“When a Palestinian in Israel illegally murders a Jew in the State of Israel, there is no doubt that it needs to be considered as nationalistic murder,” he told Channel 13 news. “It does not matter what he says or doesn’t say in the interrogation. I hope the relevant authorities understand this and if not, we need to legislate it.”

Although the death penalty formally exists in Israeli law, it has only ever been used once — in 1962 in the case of Nazi officer Adolf Eichmann, one of the architects of the Holocaust. It is technically allowed in cases of high treason, as well as in certain circumstances under the martial law that applies within the IDF and in the West Bank, but currently requires a unanimous decision from a panel of three judges, and has never been implemented.

Israeli security forces search the scene where a body of a 19 year old woman was found in Ein Yael, in the outskirts of Jerusalem, February 8, 2019 Yonatan Sindel/Flash90)

Legislation that would have expanded the use of the death penalty in terror cases failed to advance late last year amid political wrangling after Yisrael Beytenu leader Avigdor Liberman, who had been pushing the bill, left the coalition.

In April, Shaked told the Ynet news site that she was in favor of the death penalty in extreme cases, but did not think the new legislation was necessary as military prosecutors already had the option.

Prime Minister Benjamin Netanyahu, who as defense minister oversees the military prosecution, backed the death penalty bill in November. He also called for the death penalty after a 2017 terror attack in which several members of a family were knifed to death inside their home in the West Bank settlement of Halamish.

However, the legislation has been opposed by security officials, including Shin Bet chief Nadav Argaman who called it “unhelpful” while testifying in front of a Knesset panel in November.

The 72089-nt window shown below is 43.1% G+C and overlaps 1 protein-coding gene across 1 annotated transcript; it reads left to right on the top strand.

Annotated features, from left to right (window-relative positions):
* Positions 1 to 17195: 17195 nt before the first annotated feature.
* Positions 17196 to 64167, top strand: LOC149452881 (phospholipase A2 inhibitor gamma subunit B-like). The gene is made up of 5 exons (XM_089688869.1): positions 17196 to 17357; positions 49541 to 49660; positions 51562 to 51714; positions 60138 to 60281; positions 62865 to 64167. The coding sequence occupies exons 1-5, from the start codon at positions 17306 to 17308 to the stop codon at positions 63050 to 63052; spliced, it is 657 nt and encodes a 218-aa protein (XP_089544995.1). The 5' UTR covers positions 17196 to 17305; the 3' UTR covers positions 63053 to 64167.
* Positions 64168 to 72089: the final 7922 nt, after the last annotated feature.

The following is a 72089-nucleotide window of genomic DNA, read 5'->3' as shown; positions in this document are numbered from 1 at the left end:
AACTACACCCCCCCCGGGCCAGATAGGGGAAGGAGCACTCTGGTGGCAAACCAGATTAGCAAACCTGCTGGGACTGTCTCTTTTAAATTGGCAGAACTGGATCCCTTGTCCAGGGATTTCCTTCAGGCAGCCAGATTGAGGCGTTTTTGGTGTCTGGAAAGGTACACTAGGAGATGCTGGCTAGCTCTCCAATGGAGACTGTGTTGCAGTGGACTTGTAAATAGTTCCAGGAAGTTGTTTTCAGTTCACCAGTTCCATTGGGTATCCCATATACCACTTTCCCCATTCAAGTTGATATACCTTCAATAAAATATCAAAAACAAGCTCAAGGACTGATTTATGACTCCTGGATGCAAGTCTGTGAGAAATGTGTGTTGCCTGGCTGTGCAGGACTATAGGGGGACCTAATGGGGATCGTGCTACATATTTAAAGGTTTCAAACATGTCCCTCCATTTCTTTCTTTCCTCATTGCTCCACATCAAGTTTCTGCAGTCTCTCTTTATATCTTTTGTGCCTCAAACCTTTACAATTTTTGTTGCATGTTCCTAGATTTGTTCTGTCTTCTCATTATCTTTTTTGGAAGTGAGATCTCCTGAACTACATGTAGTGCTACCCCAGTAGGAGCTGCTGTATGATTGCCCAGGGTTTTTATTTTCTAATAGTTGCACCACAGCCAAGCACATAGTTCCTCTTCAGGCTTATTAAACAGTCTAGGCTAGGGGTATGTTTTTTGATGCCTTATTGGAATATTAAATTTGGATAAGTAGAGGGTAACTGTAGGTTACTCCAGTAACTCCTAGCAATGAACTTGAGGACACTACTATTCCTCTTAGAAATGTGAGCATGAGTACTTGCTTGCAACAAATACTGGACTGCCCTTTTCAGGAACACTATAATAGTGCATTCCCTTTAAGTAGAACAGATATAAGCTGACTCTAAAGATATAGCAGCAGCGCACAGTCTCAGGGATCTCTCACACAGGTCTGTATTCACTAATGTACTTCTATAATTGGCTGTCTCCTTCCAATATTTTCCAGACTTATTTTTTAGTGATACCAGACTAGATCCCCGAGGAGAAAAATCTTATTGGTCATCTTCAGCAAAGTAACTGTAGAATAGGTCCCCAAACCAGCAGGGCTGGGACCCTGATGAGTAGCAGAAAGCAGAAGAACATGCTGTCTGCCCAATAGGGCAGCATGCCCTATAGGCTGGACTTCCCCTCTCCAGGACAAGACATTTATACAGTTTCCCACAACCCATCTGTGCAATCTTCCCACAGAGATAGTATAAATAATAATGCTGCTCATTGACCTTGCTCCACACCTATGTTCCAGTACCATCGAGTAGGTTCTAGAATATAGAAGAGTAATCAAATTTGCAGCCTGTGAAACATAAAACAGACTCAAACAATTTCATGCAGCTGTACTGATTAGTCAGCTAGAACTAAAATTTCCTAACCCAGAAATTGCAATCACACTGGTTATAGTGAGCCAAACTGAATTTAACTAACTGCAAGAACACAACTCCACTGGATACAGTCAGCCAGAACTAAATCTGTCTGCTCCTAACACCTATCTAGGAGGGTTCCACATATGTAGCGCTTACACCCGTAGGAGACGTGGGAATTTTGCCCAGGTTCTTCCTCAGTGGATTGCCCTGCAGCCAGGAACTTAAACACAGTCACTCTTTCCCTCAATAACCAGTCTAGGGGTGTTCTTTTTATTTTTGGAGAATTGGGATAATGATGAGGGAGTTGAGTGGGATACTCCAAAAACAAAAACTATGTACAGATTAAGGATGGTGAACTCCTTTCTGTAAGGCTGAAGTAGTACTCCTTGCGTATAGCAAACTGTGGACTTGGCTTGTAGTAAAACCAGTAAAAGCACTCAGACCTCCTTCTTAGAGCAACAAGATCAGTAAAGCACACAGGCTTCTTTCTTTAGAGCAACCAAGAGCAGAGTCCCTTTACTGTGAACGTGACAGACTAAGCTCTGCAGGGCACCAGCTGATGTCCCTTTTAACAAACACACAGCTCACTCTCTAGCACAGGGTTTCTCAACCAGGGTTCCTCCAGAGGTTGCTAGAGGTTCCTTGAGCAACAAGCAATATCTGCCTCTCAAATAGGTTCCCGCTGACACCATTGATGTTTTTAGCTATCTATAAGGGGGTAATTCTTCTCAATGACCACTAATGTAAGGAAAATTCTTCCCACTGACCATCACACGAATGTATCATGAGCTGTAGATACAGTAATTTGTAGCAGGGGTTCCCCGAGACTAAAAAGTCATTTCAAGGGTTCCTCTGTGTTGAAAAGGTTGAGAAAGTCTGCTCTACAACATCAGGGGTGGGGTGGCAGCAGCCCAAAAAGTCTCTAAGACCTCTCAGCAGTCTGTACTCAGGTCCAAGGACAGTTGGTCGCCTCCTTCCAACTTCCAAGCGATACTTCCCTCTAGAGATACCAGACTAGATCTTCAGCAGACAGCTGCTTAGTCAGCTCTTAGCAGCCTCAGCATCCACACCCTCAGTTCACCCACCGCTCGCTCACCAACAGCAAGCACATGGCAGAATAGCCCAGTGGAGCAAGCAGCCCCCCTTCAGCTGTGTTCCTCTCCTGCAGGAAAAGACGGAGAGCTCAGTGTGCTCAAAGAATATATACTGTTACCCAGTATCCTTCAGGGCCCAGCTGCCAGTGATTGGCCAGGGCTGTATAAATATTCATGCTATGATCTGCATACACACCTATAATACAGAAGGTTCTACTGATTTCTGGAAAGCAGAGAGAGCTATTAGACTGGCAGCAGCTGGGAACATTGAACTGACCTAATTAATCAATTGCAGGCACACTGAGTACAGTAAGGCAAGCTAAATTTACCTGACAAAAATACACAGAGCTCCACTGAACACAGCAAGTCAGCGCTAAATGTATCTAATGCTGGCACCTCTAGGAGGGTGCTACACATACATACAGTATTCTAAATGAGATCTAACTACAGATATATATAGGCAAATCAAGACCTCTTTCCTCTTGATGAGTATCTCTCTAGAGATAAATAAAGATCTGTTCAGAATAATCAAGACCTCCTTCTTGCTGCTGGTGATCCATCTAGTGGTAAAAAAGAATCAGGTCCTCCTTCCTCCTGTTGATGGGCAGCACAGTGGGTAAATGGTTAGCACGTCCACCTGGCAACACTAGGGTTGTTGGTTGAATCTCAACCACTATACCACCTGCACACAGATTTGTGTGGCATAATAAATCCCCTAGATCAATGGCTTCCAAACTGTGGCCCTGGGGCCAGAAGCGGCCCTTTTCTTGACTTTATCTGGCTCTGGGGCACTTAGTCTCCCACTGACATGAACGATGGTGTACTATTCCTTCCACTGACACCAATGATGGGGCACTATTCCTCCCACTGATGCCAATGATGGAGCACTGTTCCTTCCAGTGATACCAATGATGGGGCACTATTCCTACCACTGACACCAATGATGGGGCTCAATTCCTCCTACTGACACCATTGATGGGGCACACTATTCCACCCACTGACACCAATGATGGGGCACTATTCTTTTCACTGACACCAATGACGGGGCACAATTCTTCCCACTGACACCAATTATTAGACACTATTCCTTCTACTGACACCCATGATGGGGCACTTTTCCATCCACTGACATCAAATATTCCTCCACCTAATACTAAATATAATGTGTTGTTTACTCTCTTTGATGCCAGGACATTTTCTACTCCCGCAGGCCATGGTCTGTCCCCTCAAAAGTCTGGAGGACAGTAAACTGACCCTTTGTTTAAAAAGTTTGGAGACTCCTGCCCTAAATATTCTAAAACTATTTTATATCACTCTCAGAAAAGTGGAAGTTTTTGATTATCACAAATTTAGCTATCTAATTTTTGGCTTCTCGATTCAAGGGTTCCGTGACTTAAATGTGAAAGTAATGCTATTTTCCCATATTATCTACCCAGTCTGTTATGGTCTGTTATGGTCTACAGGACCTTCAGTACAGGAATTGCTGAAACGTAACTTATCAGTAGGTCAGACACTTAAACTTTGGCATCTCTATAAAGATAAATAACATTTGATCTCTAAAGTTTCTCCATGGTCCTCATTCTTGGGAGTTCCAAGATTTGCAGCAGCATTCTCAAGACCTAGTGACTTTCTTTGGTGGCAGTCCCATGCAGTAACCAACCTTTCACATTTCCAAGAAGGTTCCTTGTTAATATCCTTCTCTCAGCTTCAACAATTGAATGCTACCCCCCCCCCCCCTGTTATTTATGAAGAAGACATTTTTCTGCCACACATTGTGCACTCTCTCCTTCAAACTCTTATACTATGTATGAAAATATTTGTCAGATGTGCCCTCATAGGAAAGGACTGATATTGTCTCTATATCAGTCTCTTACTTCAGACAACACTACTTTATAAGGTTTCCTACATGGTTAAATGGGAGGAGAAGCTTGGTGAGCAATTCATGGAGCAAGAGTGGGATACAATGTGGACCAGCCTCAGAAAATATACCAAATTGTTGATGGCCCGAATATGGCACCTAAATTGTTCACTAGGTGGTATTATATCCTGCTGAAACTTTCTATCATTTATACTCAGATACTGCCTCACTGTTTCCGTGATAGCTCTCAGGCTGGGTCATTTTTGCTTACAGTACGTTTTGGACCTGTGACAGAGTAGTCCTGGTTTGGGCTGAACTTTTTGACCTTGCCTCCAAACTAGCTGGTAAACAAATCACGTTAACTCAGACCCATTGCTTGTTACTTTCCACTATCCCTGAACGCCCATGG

On Saturday, Liberman and National Union party head Bezalel Smotrich urged legislators to reconsider the death penalty legislation in the wake of the Ansbacher killing, and others urged hard-line measures.

Friends and family members attend the funeral of 19-year-old Ori Ansbacher, in the West Bank settlement of Tekoa, on February 8, 2019. (Yonatan Sindel/Flash90)

Education Minister Naftali Bennett, who founded the New Right party with Shaked for April elections, called on Netanyahu to implement Knesset legislation passed in July to slash funds to the PA by the amount Ramallah pays out to convicted terrorists and the families of Palestinians killed while carrying out attacks.

“The terrorists are no longer afraid. At this moment [they] are preparing the next terrible murder of Jews,” Bennett said in a statement.

The education minister, along with Shaked, vowed to support the implementation of the legislation, which was supposed to have gone into effect in January.

Security officials have reportedly opposed the law due to concerns that it may lead to the collapse of the PA, whose security forces Israel cooperates with considerably to limit terror in the West Bank.